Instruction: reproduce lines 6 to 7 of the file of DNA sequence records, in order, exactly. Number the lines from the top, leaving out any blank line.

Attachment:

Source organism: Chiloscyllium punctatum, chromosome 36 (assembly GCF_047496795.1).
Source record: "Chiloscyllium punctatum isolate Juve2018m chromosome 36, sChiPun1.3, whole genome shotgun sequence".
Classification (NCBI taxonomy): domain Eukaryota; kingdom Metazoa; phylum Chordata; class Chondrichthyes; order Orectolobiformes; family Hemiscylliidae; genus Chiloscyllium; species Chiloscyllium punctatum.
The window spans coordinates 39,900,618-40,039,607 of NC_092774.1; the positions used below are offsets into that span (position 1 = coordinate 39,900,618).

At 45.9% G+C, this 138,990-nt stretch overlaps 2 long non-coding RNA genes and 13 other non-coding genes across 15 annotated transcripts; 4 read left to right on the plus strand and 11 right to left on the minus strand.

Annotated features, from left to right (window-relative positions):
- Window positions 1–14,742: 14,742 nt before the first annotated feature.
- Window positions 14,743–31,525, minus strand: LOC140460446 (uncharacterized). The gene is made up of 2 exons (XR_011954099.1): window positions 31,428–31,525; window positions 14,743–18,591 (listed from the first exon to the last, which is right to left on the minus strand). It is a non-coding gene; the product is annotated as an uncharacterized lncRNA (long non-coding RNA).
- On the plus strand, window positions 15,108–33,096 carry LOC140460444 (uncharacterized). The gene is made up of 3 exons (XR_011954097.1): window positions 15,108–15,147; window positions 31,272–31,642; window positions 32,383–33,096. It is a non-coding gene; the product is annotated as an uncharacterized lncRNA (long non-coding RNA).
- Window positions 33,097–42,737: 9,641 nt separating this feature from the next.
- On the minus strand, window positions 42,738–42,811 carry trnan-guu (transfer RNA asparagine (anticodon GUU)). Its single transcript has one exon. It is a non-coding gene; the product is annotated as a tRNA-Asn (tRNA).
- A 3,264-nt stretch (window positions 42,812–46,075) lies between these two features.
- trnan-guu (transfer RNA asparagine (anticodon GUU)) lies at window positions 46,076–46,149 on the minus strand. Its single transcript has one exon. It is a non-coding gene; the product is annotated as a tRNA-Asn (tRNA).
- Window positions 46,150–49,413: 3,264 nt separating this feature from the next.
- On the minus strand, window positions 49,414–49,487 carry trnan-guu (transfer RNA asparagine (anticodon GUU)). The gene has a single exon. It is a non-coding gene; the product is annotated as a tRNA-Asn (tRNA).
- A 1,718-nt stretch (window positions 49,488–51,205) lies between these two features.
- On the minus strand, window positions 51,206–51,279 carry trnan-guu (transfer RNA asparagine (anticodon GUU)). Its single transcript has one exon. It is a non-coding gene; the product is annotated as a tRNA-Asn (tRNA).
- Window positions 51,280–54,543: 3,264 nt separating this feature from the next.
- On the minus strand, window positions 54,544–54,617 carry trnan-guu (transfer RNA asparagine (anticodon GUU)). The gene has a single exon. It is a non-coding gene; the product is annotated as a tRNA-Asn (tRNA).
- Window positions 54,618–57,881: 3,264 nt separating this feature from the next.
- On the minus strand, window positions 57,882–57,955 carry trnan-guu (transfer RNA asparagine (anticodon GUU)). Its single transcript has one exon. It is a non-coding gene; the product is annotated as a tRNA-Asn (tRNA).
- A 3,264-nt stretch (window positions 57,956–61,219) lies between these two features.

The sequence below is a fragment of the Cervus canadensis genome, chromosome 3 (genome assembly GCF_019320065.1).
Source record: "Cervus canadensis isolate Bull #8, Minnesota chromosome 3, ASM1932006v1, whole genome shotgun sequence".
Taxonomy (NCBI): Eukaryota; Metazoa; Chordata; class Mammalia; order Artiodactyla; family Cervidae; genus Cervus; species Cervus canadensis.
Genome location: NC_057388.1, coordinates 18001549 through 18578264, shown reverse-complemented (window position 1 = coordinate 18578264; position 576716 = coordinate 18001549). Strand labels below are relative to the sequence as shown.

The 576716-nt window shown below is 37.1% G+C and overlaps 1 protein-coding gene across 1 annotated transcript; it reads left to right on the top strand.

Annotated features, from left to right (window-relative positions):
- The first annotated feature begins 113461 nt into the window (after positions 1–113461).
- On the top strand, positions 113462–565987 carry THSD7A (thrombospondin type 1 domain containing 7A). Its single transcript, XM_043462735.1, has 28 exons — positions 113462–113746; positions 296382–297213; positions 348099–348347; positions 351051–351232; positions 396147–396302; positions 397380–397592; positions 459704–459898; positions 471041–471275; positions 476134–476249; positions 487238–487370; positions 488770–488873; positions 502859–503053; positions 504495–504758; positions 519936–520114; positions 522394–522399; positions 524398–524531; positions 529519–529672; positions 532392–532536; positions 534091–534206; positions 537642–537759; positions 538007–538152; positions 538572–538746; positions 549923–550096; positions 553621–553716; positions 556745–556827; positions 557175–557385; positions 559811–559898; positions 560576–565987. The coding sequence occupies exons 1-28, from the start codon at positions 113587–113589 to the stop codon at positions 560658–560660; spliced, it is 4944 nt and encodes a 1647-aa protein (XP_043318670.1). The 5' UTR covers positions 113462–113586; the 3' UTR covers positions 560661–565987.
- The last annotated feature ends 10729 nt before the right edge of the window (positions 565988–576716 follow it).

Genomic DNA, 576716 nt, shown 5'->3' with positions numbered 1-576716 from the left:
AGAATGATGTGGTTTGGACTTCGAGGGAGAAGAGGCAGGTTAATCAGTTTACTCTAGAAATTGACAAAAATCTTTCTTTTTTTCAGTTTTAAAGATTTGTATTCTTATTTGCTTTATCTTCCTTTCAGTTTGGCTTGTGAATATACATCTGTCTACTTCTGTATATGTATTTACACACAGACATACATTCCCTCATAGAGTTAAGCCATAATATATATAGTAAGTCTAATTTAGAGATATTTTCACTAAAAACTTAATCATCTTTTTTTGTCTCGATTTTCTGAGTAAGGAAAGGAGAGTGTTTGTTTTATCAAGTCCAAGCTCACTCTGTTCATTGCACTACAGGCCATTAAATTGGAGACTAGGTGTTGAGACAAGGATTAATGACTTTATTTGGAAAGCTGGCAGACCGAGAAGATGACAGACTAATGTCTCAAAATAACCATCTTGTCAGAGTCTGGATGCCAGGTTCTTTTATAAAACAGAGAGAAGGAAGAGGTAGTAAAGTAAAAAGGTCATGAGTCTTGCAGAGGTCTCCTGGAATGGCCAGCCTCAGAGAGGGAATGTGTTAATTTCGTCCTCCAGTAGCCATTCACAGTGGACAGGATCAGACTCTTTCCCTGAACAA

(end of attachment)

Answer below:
Annotated features, from left to right (window-relative positions):
- Window positions 1–14,742: 14,742 nt before the first annotated feature.